ihra action

Thirty senators introduce bill codifying IHRA definition of antisemitism in Department of Education

The bipartisan legislation is being sponsored by Sens. Tim Scott and Bob Casey


Sen. Bob Casey(D-PA)/Sen. Tim Scott (R-SC)

Thirty Senate lawmakers on Tuesday reintroduced the Antisemitism Awareness Act, a bill that would codify the Trump administration’s executive order on antisemitism on college campuses.

The 2019 executive order instructed the Department of Education to treat antisemitism on college campuses as a violation of Title VI of the Civil Rights Act and utilize the International Holocaust Remembrance Alliance’s working definition of antisemitism in assessing cases. The Biden administration has continued to enforce the order, but a future administration could decide to repeal it unless codified into law.

The bill is being sponsored by Sens. Bob Casey (D-PA) and Tim Scott (R-SC), who have led the legislation in past years.

“Hamas’ horrific terrorist attack on October 7 led to a dramatic increase in antisemitism on college campuses,” Casey said in a statement. “Amidst this appalling increase, we must do everything we can to protect Jewish students on college campuses. This bill will make sure that going forward, the Education Department will take action against all forms of antisemitic discrimination.”

“Our nation’s institutions of higher learning have become hotbeds of antisemitism, especially in the wake of the brutal attacks against Israel and innocent civilians by Hamas and Iran,” Scott said. “It’s critical the Department of Education has the tools and resources it needs to investigate antisemitism and root out this vile hatred wherever it rears its ugly head.”

The bill has 13 other Democratic co-sponsors and 14 Republicans, as well as Sen. Krysten Sinema (I-AZ).

The other sponsors include: Sens. Jacky Rosen (D-NV), James Lankford (R-OK), Ron Wyden (D-OR), Rick Scott (R-FL), Michael Bennet (D-CO), Jerry Moran (R-KS), Catherine Cortez Masto (D-NV), John Boozman (R-AR), Chris Coons (D-DE), Susan Collins (R-ME), Mike Crapo (R-ID), Kristen Gillibrand (D-NY), Chuck Grassley (R-IA), John Hickenlooper (D-CO), Josh Hawley (R-MO), Richard Blumenthal (D-CT), Katie Britt (R-AL), John Fetterman (D-PA), Pete Ricketts (R-NE), Ben Cardin (D-MD), John Barrasso (R-WY), Joe Manchin (D-WV), Tom Cotton (R-AR), Maggie Hassan (D-NH), John Cornyn (R-TX), Maria Cantwell (D-WA) and Shelley Moore Capito (R-WV).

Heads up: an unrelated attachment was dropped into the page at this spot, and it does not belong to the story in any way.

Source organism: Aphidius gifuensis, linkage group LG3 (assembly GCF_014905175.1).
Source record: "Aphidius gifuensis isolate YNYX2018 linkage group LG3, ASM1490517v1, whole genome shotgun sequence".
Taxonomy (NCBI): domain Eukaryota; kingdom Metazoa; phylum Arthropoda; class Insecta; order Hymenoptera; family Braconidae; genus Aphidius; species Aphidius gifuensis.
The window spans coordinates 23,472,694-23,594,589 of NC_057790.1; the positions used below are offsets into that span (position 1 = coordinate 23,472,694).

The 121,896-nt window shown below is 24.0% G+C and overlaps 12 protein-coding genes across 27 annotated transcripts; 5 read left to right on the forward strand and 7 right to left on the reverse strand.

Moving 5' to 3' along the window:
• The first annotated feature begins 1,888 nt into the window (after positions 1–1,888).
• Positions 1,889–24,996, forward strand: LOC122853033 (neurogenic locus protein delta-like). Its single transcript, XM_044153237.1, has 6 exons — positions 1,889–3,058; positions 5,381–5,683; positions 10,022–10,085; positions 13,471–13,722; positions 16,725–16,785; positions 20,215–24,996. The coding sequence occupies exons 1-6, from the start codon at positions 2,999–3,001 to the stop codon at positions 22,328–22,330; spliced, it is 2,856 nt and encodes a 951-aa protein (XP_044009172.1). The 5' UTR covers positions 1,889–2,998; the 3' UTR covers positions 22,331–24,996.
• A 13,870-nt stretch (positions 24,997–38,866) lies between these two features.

The legislation has support from more than a dozen Jewish community organizations; many establishment Jewish groups have been lobbying for the bill and urging Congress to back the IHRA definition exclusively.

“Federations across the country have been putting all our weight behind advancing the Antisemitism Awareness Act, so we’re very gratified to see it introduced in the Senate with such strong, bipartisan support,” Karen Paikin Barall, the vice president of government relations at the Jewish Federations of North America, told Jewish Insider. “This bill will strengthen the available tools for officials to take strong action against antisemitism on college campuses, an issue that has unfortunately become inescapable given the dramatic rise in antisemitism since the 10/7 attacks. We strongly urge support of this bill, and thank its main co-sponsors for their leadership.”

The Antisemitism Awareness Act has seen an unusual path to this latest reintroduction — Scott already introduced it last year, with only Republican co-sponsors; it’s generally unusual for the same legislation to be introduced multiple times in a single congressional term. 

A Casey spokesperson said at the time that the Pennsylvania Democrat believed the Trump executive order had “fully addressed, and even expanded on” the legislation. Other Senate Democrats who were original co-sponsors of previous versions of the bill said last year they hadn’t been contacted about sponsoring the bill before Scott reintroduced it in 2023, although another source disputed that characterization.

The Scott bill is virtually identical to the new bipartisan one, except that the bipartisan bill acknowledges the Biden administration’s national strategy on antisemitism.

The legislation was passed by unanimous consent in the Senate in 2016, and then reintroduced in 2018 and 2019. No further action was taken after the Trump administration’s executive order, until after Oct. 7. No previous iteration of the bill has had as many Senate cosponsors as the one introduced on Tuesday.

A House version of the bill currently sits at 42 co-sponsors, 30 Republicans and 12 Democrats.

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